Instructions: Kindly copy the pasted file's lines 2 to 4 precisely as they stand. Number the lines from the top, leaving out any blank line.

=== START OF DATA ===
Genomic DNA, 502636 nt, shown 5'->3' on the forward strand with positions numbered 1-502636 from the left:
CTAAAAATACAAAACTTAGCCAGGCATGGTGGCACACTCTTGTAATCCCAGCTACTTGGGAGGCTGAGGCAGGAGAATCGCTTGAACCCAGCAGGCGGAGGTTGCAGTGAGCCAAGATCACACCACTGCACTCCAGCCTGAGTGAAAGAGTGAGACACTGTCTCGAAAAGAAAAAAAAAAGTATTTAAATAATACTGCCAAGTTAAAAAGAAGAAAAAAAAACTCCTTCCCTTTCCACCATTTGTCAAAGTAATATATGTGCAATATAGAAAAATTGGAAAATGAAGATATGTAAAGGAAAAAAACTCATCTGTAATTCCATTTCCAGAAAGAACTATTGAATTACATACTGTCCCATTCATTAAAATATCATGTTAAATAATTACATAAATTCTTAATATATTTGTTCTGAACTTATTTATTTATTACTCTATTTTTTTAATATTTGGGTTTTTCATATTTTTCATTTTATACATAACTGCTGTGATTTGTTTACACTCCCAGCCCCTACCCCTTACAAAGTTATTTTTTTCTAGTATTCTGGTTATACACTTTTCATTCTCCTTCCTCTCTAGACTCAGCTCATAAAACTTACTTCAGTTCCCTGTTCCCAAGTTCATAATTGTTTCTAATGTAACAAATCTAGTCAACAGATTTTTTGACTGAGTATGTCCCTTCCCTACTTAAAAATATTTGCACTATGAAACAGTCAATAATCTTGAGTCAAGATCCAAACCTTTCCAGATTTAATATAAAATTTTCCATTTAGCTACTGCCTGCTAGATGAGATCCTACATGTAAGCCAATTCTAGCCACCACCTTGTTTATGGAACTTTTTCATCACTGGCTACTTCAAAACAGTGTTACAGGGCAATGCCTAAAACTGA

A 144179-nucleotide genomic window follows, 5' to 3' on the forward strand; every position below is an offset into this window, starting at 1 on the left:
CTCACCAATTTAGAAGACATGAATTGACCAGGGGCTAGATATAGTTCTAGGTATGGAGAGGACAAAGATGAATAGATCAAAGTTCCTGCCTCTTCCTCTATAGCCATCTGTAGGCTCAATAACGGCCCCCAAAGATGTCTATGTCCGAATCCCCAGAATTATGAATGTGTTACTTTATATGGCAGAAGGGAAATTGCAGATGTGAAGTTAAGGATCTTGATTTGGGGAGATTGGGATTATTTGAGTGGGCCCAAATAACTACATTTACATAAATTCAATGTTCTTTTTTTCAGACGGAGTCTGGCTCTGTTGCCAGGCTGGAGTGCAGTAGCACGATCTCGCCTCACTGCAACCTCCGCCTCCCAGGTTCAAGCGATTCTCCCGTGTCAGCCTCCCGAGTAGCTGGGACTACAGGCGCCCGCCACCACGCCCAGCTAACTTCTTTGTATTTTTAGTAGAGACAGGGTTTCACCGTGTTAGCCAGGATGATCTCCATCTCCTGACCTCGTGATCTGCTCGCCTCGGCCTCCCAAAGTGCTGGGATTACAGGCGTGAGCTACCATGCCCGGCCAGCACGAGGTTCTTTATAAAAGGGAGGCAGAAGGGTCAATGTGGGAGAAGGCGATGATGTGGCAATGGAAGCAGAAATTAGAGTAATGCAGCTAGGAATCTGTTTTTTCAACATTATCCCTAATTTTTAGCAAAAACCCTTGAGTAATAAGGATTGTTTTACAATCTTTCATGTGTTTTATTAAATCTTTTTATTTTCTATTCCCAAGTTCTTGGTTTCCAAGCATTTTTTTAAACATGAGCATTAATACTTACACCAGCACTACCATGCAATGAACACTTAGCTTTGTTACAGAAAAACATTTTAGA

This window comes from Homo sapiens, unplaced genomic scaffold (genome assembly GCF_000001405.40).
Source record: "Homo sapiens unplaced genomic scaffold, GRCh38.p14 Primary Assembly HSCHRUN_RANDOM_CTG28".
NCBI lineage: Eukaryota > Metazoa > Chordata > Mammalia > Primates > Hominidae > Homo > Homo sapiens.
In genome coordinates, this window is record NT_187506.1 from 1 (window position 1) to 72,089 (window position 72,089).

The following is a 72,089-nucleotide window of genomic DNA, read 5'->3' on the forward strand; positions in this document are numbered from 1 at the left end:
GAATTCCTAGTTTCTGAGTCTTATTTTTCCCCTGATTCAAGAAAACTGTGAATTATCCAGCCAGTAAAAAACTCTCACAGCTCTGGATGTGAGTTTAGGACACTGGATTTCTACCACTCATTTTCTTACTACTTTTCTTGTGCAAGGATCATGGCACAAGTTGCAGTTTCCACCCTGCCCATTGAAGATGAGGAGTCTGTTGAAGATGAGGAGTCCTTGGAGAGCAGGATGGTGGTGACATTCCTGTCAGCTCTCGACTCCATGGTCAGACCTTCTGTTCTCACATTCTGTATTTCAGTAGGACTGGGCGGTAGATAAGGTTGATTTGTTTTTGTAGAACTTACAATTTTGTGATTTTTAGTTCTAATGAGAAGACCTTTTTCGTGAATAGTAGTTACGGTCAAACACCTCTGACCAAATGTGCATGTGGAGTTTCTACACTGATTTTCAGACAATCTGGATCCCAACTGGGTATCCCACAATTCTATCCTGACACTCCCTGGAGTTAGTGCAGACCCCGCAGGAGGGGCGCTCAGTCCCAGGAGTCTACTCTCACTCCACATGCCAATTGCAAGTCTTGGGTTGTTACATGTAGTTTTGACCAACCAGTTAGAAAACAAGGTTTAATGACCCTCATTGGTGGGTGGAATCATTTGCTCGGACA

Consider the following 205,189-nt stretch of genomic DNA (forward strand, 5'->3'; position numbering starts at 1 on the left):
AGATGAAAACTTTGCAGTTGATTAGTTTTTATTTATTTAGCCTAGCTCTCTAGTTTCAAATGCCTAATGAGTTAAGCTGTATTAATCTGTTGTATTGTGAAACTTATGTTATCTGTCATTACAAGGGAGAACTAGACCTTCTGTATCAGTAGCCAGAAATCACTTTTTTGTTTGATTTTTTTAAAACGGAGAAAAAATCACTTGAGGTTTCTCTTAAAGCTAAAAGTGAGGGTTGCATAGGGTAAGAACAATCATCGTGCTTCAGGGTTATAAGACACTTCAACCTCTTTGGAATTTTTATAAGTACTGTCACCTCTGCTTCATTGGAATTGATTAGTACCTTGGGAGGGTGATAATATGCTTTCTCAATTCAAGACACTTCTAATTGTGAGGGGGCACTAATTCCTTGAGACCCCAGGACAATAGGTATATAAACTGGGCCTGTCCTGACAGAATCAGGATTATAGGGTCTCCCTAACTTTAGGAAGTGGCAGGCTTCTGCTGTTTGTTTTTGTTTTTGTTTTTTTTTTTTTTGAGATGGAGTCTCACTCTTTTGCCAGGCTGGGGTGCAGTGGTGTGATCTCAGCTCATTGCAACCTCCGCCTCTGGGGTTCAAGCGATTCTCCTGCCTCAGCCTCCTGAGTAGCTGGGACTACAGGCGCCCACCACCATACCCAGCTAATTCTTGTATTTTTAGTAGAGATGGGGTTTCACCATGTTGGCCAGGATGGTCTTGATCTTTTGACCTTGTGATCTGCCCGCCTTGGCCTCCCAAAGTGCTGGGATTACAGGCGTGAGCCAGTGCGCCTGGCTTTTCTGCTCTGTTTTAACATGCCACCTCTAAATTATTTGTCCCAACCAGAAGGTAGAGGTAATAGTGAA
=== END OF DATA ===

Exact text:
CTAAAAATACAAAACTTAGCCAGGCATGGTGGCACACTCTTGTAATCCCAGCTACTTGGGAGGCTGAGGCAGGAGAATCGCTTGAACCCAGCAGGCGGAGGTTGCAGTGAGCCAAGATCACACCACTGCACTCCAGCCTGAGTGAAAGAGTGAGACACTGTCTCGAAAAGAAAAAAAAAAGTATTTAAATAATACTGCCAAGTTAAAAAGAAGAAAAAAAAACTCCTTCCCTTTCCACCATTTGTCAAAGTAATATATGTGCAATATAGAAAAATTGGAAAATGAAGATATGTAAAGGAAAAAAACTCATCTGTAATTCCATTTCCAGAAAGAACTATTGAATTACATACTGTCCCATTCATTAAAATATCATGTTAAATAATTACATAAATTCTTAATATATTTGTTCTGAACTTATTTATTTATTACTCTATTTTTTTAATATTTGGGTTTTTCATATTTTTCATTTTATACATAACTGCTGTGATTTGTTTACACTCCCAGCCCCTACCCCTTACAAAGTTATTTTTTTCTAGTATTCTGGTTATACACTTTTCATTCTCCTTCCTCTCTAGACTCAGCTCATAAAACTTACTTCAGTTCCCTGTTCCCAAGTTCATAATTGTTTCTAATGTAACAAATCTAGTCAACAGATTTTTTGACTGAGTATGTCCCTTCCCTACTTAAAAATATTTGCACTATGAAACAGTCAATAATCTTGAGTCAAGATCCAAACCTTTCCAGATTTAATATAAAATTTTCCATTTAGCTACTGCCTGCTAGATGAGATCCTACATGTAAGCCAATTCTAGCCACCACCTTGTTTATGGAACTTTTTCATCACTGGCTACTTCAAAACAGTGTTACAGGGCAATGCCTAAAACTGA

A 144179-nucleotide genomic window follows, 5' to 3' on the forward strand; every position below is an offset into this window, starting at 1 on the left:
CTCACCAATTTAGAAGACATGAATTGACCAGGGGCTAGATATAGTTCTAGGTATGGAGAGGACAAAGATGAATAGATCAAAGTTCCTGCCTCTTCCTCTATAGCCATCTGTAGGCTCAATAACGGCCCCCAAAGATGTCTATGTCCGAATCCCCAGAATTATGAATGTGTTACTTTATATGGCAGAAGGGAAATTGCAGATGTGAAGTTAAGGATCTTGATTTGGGGAGATTGGGATTATTTGAGTGGGCCCAAATAACTACATTTACATAAATTCAATGTTCTTTTTTTCAGACGGAGTCTGGCTCTGTTGCCAGGCTGGAGTGCAGTAGCACGATCTCGCCTCACTGCAACCTCCGCCTCCCAGGTTCAAGCGATTCTCCCGTGTCAGCCTCCCGAGTAGCTGGGACTACAGGCGCCCGCCACCACGCCCAGCTAACTTCTTTGTATTTTTAGTAGAGACAGGGTTTCACCGTGTTAGCCAGGATGATCTCCATCTCCTGACCTCGTGATCTGCTCGCCTCGGCCTCCCAAAGTGCTGGGATTACAGGCGTGAGCTACCATGCCCGGCCAGCACGAGGTTCTTTATAAAAGGGAGGCAGAAGGGTCAATGTGGGAGAAGGCGATGATGTGGCAATGGAAGCAGAAATTAGAGTAATGCAGCTAGGAATCTGTTTTTTCAACATTATCCCTAATTTTTAGCAAAAACCCTTGAGTAATAAGGATTGTTTTACAATCTTTCATGTGTTTTATTAAATCTTTTTATTTTCTATTCCCAAGTTCTTGGTTTCCAAGCATTTTTTTAAACATGAGCATTAATACTTACACCAGCACTACCATGCAATGAACACTTAGCTTTGTTACAGAAAAACATTTTAGA